Where in LMiC is the "fCnt" parameter stored?

I want to use my ABP node as a GPS tracker in a car, powered from 12V car socket. But if I stop the engine, the voltage from socket will also disappear. So then the node is resetted too. After next start, the “fCnt” parameter (on server side) is set to “0”, but server awaits last fCnt value + 1. Then there are no data transmitted…

Anoyne knows, where in LMiC is the “fCnt” parameter stored? So then I can store it to my MCU’s eeprom and after reset use it again.
Or is there another solution how to solve this node-after-reset problem?


If you want to take care of loading and saving it yourself have a look here. It’s the LMIC.seqnoUp field.

Depending on the LoRaWAN chip you use, you might want to use a different solution and let the LoRaWAN chip itself store its counter. On the RN2483 for instance if you send it a “mac save” command after each transmission, the chip will save the counter and load it automatically after a restart.

Be careful because it is not the only parameter to save, you also might also have to save current SF, frequency, …
Maybe the best way to do it is to use OTAA as fcnt is reseted each join request :wink:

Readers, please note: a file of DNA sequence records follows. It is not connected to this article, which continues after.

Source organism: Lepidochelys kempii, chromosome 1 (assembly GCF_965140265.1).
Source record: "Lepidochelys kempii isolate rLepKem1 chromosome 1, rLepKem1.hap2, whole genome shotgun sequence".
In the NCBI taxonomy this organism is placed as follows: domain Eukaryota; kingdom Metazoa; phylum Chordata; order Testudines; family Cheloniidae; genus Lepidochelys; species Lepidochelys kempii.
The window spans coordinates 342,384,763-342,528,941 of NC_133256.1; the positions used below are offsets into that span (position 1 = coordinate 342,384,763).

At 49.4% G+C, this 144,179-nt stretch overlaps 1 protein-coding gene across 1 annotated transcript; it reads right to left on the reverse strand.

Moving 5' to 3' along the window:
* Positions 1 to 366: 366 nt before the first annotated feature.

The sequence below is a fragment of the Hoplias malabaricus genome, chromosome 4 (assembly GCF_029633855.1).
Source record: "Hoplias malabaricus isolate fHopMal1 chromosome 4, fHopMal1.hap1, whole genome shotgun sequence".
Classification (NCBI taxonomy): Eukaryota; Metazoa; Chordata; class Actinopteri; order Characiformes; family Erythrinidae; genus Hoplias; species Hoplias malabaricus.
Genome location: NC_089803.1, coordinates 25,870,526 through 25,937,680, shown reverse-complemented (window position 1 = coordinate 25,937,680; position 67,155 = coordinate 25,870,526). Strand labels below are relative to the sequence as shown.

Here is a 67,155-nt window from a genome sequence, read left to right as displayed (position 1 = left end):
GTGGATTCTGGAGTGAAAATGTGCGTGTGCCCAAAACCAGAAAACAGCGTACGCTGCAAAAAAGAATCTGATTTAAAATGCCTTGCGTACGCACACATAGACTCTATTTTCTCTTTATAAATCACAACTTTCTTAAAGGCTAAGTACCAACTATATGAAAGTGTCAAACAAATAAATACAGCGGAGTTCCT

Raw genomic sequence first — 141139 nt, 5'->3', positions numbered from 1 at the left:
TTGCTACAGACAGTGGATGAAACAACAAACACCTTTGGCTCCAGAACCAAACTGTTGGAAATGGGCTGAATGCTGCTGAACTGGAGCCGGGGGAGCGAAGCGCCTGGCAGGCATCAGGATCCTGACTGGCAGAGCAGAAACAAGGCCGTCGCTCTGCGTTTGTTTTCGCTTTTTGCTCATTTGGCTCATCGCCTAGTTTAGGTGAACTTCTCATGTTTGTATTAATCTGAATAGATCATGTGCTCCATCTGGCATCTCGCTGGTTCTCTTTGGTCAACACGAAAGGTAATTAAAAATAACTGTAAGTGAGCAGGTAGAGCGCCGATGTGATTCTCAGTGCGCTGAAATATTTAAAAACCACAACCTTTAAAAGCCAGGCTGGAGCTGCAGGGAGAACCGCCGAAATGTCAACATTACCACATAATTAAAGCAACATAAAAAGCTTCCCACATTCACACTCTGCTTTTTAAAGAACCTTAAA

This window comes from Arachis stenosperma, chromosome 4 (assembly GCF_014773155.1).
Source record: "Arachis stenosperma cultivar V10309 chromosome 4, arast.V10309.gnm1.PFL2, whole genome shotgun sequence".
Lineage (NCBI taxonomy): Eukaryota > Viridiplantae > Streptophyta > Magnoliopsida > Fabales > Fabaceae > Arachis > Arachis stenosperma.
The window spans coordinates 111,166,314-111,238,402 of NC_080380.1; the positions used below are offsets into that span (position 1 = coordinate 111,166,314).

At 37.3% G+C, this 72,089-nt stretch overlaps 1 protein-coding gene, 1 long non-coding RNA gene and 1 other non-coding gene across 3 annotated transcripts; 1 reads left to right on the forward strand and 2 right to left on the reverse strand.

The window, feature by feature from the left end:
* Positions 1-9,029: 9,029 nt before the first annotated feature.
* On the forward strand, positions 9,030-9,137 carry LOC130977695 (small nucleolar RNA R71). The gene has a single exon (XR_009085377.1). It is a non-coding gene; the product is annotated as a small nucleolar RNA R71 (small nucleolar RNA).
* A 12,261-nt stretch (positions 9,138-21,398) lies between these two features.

Also, you can use the --relax-fcnt option when declaring your device to TTN, it will allow reset of uplink frame counter :wink:

thanks, the eeprom trick works fine.
Have you tried what will happen when LMIC.seqnoUp value exceeds integer range?

EEPROMs usually have limited write cycles and the datasheet for both Arduinos and the PIC18LF46K22 micros inside the RN2483 module lists 100,000 erase/write cycles.

This means if you’re sending 5 messages/hour every day and recording to EEPROM every time you’ll potentially kill the EEPROM in about 2 years.

Maybe not a huge concern, just something to keep in mind.

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Hi, do you know which fields one has to save? I currently cannot receive my sent data after wake up although I see it in the Gateway’s traffic view. So the data must be dropped by TTN.

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Maybe not a life-changing discovery, but if you only write the EEPROM when the data has actually changed by first reading it, you get to reduce the number of writes significantly !